Obviously, good overall nutrition itself is a key for maintaining healthy skin through the years. The continuing media frenzy over antioxidant-rich superfoods may be old news, but it’s good news at that. Nutrient-dense foods do indeed protect your skin from time-induced degradation by slowing the oxidative forces  behind aging of the skin (and everything else). For example, upping your vitamin C intake can enhance collagen production and lowers the incidence  of wrinkles and “senile dryness.” The polyphenols in your green tea may have a photoprotective effect  against excessive sun exposure. Increasing essential fatty acid consumption from the likes of wild-caught salmon or walnuts reduces skin atrophy and wrinkling , as does eating more healthy fats. Many antioxidants and fish oil can reduce inflammation associated with acne and other skin conditions.
Being Primal, this shouldn’t be much of an issue for you. But if you’re not seeing an improvement in your skin after adopting a more Grokish way of life, try playing around with some of these nutritional focal points and add supplementation in the form of a potent, comprehensive multi and a quality fish oil. And you know how I feel about collagen ….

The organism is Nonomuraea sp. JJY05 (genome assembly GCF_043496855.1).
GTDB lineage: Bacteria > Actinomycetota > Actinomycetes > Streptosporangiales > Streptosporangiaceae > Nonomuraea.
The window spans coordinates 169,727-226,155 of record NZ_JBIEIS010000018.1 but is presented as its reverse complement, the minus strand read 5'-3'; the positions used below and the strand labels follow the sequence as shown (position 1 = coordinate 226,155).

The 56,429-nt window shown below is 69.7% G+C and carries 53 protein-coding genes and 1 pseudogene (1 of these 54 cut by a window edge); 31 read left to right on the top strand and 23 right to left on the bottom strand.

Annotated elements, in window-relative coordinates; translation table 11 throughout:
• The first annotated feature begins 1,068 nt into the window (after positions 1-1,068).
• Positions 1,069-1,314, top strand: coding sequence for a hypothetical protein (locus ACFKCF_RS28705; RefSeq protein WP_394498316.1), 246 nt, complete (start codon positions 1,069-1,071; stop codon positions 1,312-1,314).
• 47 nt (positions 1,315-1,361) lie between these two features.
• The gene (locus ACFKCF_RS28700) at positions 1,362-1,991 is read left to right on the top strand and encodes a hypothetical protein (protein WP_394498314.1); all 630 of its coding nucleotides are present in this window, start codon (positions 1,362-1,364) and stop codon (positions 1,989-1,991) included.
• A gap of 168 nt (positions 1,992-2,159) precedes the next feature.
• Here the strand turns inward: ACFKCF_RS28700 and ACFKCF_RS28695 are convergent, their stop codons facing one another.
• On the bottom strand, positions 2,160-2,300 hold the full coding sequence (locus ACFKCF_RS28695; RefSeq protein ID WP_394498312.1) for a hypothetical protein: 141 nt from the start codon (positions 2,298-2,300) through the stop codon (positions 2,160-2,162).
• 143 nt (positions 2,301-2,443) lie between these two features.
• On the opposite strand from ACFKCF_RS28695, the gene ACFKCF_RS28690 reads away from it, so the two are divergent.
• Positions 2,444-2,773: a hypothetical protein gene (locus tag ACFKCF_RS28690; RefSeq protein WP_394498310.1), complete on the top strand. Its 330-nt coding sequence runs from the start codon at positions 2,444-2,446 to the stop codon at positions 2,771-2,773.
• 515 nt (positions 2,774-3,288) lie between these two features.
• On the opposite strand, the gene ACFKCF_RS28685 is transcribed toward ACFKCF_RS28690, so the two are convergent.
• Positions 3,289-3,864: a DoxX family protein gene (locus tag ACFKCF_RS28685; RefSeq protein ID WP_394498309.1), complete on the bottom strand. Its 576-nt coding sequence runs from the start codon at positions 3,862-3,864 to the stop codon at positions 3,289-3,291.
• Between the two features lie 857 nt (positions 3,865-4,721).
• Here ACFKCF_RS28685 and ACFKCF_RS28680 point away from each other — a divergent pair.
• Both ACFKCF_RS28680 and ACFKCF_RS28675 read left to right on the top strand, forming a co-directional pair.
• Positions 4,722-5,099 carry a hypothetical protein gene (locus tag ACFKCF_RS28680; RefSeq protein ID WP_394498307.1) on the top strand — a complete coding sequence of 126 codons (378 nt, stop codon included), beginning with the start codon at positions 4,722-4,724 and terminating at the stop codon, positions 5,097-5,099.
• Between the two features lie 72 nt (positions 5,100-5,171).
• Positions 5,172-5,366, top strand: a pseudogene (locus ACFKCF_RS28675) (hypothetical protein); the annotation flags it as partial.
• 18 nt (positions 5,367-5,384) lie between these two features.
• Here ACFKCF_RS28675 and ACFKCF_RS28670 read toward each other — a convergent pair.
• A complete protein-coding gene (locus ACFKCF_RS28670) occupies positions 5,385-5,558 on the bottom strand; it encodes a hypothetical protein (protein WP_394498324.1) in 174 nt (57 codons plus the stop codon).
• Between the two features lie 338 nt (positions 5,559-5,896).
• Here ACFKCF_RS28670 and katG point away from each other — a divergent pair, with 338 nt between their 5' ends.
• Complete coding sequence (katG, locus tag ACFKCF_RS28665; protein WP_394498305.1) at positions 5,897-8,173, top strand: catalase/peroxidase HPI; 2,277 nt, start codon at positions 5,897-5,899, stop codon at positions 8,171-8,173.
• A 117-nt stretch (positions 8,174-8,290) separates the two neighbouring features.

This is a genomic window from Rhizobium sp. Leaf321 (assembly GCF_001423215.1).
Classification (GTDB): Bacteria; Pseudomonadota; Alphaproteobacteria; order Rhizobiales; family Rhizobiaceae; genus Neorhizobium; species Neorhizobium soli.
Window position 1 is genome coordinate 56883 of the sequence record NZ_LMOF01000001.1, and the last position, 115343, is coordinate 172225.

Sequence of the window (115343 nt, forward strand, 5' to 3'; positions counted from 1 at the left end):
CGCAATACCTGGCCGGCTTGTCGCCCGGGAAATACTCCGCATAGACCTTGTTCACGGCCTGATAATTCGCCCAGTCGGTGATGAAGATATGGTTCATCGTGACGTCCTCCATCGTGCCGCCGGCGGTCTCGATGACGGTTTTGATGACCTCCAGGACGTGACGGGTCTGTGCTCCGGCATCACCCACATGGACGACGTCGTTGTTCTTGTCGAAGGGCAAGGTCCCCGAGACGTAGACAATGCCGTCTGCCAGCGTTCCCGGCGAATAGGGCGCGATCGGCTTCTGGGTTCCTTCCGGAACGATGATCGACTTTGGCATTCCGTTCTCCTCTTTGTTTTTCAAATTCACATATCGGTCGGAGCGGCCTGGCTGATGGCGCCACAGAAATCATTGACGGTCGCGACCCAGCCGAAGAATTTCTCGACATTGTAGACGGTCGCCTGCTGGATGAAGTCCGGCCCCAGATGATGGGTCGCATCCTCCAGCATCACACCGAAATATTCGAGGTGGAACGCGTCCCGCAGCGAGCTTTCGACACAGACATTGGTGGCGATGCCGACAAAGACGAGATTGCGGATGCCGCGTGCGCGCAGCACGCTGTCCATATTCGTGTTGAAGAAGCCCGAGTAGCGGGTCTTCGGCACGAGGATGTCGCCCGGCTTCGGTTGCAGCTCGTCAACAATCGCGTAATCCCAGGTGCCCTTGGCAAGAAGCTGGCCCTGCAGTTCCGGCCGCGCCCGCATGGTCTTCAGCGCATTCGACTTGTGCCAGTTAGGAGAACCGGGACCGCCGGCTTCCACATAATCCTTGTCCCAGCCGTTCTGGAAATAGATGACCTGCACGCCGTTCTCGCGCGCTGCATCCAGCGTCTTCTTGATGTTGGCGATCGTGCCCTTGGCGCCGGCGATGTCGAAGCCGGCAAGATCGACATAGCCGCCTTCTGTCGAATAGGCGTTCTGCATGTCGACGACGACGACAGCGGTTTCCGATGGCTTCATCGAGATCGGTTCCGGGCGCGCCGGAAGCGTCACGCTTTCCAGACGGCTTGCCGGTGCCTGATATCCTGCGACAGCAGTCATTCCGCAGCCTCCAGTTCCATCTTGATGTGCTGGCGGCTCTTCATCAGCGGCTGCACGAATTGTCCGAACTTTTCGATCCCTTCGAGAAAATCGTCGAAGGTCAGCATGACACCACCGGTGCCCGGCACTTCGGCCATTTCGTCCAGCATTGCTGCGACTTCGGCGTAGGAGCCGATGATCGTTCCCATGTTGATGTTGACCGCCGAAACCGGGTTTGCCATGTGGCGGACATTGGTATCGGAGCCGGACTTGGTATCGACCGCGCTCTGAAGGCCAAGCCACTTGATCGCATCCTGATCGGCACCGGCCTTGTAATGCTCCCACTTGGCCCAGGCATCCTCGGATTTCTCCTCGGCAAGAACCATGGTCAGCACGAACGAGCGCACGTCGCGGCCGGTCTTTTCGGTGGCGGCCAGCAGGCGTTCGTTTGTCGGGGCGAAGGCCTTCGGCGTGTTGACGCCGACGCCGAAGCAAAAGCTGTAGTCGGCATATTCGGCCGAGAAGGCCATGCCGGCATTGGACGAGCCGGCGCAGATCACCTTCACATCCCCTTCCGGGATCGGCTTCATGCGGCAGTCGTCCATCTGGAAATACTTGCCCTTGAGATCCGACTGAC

Speaking of supplementation, products known as nutricosmetics are more recent arrivals on the scene. These “beauty pills” derive their claims from doses of anti-aging, free-radical-fighting nutrients like collagen and antioxidants such carotenoids and polyphenols . There you go, right? Well…
I can’t speak to the quality of any of these products, but maybe some of you have had good experiences, and I’m all ears. In cases of specific deficiencies, they might have a role to play. Biotin, a common ingredient in these pills for example, can improve skin’s moisture retention and smoothness and can strengthen brittle hair and nails. For most people, however, a nutrient-rich diet and a good quality multi and fish oil offer more overall benefit and the same result for skin appearance.